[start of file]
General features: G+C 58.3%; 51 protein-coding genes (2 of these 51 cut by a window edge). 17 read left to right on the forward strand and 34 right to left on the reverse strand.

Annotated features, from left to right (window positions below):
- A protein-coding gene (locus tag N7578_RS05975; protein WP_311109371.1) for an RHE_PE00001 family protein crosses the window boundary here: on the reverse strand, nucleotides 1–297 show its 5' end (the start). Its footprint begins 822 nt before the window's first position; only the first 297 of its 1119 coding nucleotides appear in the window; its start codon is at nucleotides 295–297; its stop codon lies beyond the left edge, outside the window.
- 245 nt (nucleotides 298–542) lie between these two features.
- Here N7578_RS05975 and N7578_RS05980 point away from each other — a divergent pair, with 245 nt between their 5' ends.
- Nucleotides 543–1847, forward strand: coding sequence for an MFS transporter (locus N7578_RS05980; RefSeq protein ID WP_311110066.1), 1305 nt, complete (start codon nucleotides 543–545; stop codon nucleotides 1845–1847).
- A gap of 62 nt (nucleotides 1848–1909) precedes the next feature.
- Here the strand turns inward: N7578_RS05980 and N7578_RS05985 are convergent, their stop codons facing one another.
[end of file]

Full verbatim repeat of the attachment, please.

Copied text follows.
General features: G+C 58.3%; 51 protein-coding genes (2 of these 51 cut by a window edge). 17 read left to right on the forward strand and 34 right to left on the reverse strand.

Annotated features, from left to right (window positions below):
- A protein-coding gene (locus tag N7578_RS05975; protein WP_311109371.1) for an RHE_PE00001 family protein crosses the window boundary here: on the reverse strand, nucleotides 1–297 show its 5' end (the start). Its footprint begins 822 nt before the window's first position; only the first 297 of its 1119 coding nucleotides appear in the window; its start codon is at nucleotides 295–297; its stop codon lies beyond the left edge, outside the window.
- 245 nt (nucleotides 298–542) lie between these two features.
- Here N7578_RS05975 and N7578_RS05980 point away from each other — a divergent pair, with 245 nt between their 5' ends.
- Nucleotides 543–1847, forward strand: coding sequence for an MFS transporter (locus N7578_RS05980; RefSeq protein ID WP_311110066.1), 1305 nt, complete (start codon nucleotides 543–545; stop codon nucleotides 1845–1847).
- A gap of 62 nt (nucleotides 1848–1909) precedes the next feature.
- Here the strand turns inward: N7578_RS05980 and N7578_RS05985 are convergent, their stop codons facing one another.